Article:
Appeal by plaintiffs-appellants, New York Army National Guardsmen, from an order of the United States District Court for the Southern District of New York, Robert J. Ward, Judge, denying their motion for a preliminary injunction and granting the crossmotion of state and federal officials for summary judgment in an action to establish and enforce appellants' alleged right to transfer from the National Guard to the Standby Reserve upon completion of five years' service pursuant to Title 10 U.S.C. § 269(e) (2).
Smith, Hays and Mansfield, Circuit Judges.
MANSFIELD, Circuit Judge:
The central question raised by this appeal is whether certain members of the New York Army National Guard ("the Guard" herein) are entitled, after five years of service in the Guard as part of our country's Ready Reserve, to be transferred to the Standby Reserve (an organization requiring less active participation in military activities than does the Guard) by reason of their having been members of Guard units that were called by the President of the United States to active duty in 1970 pursuant to 10 U.S.C. § 673 to assist the Postmaster General in maintaining postal service during a strike of postal employees. Because appellants were away from their units at the time of the call-up serving on active duty for training, they did not perform any postal duty. Transfer of appellants to the Standby Reserve was refused by the Army on the ground that they had failed to comply with 10 U.S.C. § 269(e)(2),*fn1 which provides that only those who have served on active duty "other than for training" are eligible for such transfer, and 10 U.S.C. § 269(g), which requires consent for the transfer of the governor of the state concerned (in this case the Governor of New York).*fn2
Appellants, in an action instituted in the Southern District of New York against the Secretary of the Army, the Governor of New York and the Commanding General of the Guard, based on 42 U.S.C. § 1983 and 28 U.S.C. §§ 1343 and 1361, sought injunctive relief enforcing their alleged right of transfer, upon completion of five years' service, pursuant to 10 U.S.C. § 269(e) (2). Judge Robert J. Ward, adhering to his earlier decision in a similar case, Mela v. Callaway, 378 F. Supp. 25 (S.D.N.Y. 1974), held that appellants, although actually engaged in training activities at the time of the call-up, qualified for active duty status within the meaning of § 269(e) (2), entitling them to transfer to the Standby Reserve upon consent of the Governor of New York as required by § 269(g). However, he further concluded that although Governor Rockefeller, by Executive Order 39,*fn3 issued on June 10, 1970, had consented to such transfers, appellants were no longer eligible because on July 10, 1974, Governor Wilson, by Executive Order 8,*fn4 modified the earlier order to deny any further transfers of Guardsmen in appellants' position. Accordingly he granted appellees' motion for summary judgment dismissing the complaint. We hold that those appellants who were eligible and had applied for transfer before July 10, 1974, were entitled to transfer to the Standby Reserve. We affirm as to all others. The case is accordingly remanded for further proceedings not inconsistent with this opinion.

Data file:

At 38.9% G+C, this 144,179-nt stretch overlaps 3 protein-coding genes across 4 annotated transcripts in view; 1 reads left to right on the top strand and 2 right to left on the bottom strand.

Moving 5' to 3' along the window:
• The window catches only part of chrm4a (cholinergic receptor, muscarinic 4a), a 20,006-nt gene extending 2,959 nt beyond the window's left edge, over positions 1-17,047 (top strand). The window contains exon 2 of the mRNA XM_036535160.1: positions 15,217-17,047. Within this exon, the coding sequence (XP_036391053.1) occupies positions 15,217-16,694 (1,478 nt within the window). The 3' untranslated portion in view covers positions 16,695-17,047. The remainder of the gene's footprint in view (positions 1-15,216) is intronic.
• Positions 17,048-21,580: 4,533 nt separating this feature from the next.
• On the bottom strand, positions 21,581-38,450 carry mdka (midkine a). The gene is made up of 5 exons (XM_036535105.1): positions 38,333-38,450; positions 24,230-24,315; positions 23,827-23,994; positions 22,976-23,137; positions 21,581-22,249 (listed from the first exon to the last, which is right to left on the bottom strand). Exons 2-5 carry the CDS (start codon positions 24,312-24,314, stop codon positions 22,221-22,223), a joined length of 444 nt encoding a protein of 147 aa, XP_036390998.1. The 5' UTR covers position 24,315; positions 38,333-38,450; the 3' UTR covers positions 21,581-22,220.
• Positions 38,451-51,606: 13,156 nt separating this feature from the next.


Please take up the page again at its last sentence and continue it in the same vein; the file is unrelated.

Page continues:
This action has its genesis in the postal workers' strike that occurred in New York City in the spring of 1970. On March 23 of that year the President of the United States declared a state of national emergency and directed the Secretary of Defense to call reserves of the armed forces to active duty to assist the Postmaster General in restoring and maintaining postal service. Executive Order 11519, 35 Fed. Reg. 5003 (1970). The call-up, which was designated "Operation Graphic Hand," included members and units of the New York Army and Air National Guard.
In order to fulfill their military obligation members of the Reserve or of the Guard are required to serve a total of six (6) years either on active duty, on active duty for training or in the Reserve component of the United States Armed Forces, 10 U.S.C. § 651. As a result of having performed active duty in Operation Graphic Hand, federal Reservists (members of the Naval, Marine Corps, Army and Air Force Reserves) automatically become eligible after five years' service for transfer to the Standby Reserve for the remainder of their term pursuant to 10 U.S.C. § 269(e) (2). National Guardsmen, however, who are also members of the Ready Reserve, 10 U.S.C. § 269(b), become eligible for such transfer as a result of their being called to active duty only if, in addition, the governor of their state consents to the transfer, 10 U.S.C. § 269(g).